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Hydrocarbons are a diverse group of organic compounds consisting primarily of carbon and hydrogen atoms. The two basic forms of hydrocarbons are aliphatic (straight- or branched-chain) and cyclic configurations. Halogenated (halogen group) and aromatic (benzene ring) hydrocarbons are two examples of aliphatic and cyclic hydrocarbon subclassifications, respectively. Products containing hydrocarbons are found in many household and occupational settings (Table 193-1).

Table 193-1 Common Products That Contain Hydrocarbons

Most hydrocarbons are produced by petroleum distillation, which results in predominantly aliphatic mixtures of hydrocarbons of different chain lengths. Chain length and branching determine the phase of the hydrocarbon at room temperature. Short-chain aliphatic compounds (up to 4 carbons), such as methane, ethane, propane, and butane, are gases; intermediate-chain aliphatic compounds (5 to 19 carbons), such as solvents, lamp oil, lighter fluid, and gasoline, are liquid; and long-chain aliphatic compounds (>19 carbons), such as waxes, are solids. Liquid hydrocarbons account for most exposures seen in the emergency department.1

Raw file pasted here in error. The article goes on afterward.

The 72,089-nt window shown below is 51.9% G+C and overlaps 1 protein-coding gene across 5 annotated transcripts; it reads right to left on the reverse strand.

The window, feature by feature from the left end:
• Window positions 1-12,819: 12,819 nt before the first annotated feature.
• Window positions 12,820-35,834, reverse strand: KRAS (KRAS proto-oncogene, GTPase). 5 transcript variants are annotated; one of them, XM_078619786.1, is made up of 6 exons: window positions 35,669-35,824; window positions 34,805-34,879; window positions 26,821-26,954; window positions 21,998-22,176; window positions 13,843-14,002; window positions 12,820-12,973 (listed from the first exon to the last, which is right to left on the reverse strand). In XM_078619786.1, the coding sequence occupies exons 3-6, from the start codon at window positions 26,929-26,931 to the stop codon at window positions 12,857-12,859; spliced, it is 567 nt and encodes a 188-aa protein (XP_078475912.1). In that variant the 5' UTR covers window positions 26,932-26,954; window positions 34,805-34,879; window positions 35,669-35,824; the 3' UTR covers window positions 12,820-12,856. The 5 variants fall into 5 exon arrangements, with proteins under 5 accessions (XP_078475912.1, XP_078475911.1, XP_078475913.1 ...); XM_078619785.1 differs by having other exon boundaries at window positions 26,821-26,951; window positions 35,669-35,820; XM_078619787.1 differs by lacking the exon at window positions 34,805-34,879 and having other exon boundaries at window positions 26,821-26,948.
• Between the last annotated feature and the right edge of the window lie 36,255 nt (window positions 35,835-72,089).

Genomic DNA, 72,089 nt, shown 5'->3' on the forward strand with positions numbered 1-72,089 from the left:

Exposures to hydrocarbons and volatiles most commonly occur as ingestions or inhalations. Most hydrocarbon exposures have a benign clinical course. During 2008, the American Association of Poison Control Centers’ Toxic Exposure Surveillance System received reports of 46,418 exposures to hydrocarbons.1 Significant toxicity was uncommon; only 2267 patients experienced moderate or major effects. There were 17 deaths where hydrocarbons were mentioned; 13 of which were isolated exposures to a hydrocarbon. Ingestions were more likely than inhalation to produce serious toxicity. Hydrocarbon aspiration accounts for 20% of aspiration accidents in children <5 years of age.2 Pulmonary symptoms and signs develop in 40% to 50% of the children who ingest hydrocarbons.3–5 Rare cases of suicidal injection of gasoline or kerosene with severe multi-organ toxicity have been reported.6,7

Volatile solvent abuse most often occurs in teenagers and younger adults, especially those in lower socioeconomic groups, who abuse volatile liquid chemicals or gases for the euphoric effects (Table 193-2).8 Hydrocarbons can be abused in different ways: (1) in “huffing” the individual soaks a rag with the inhalant and then ...

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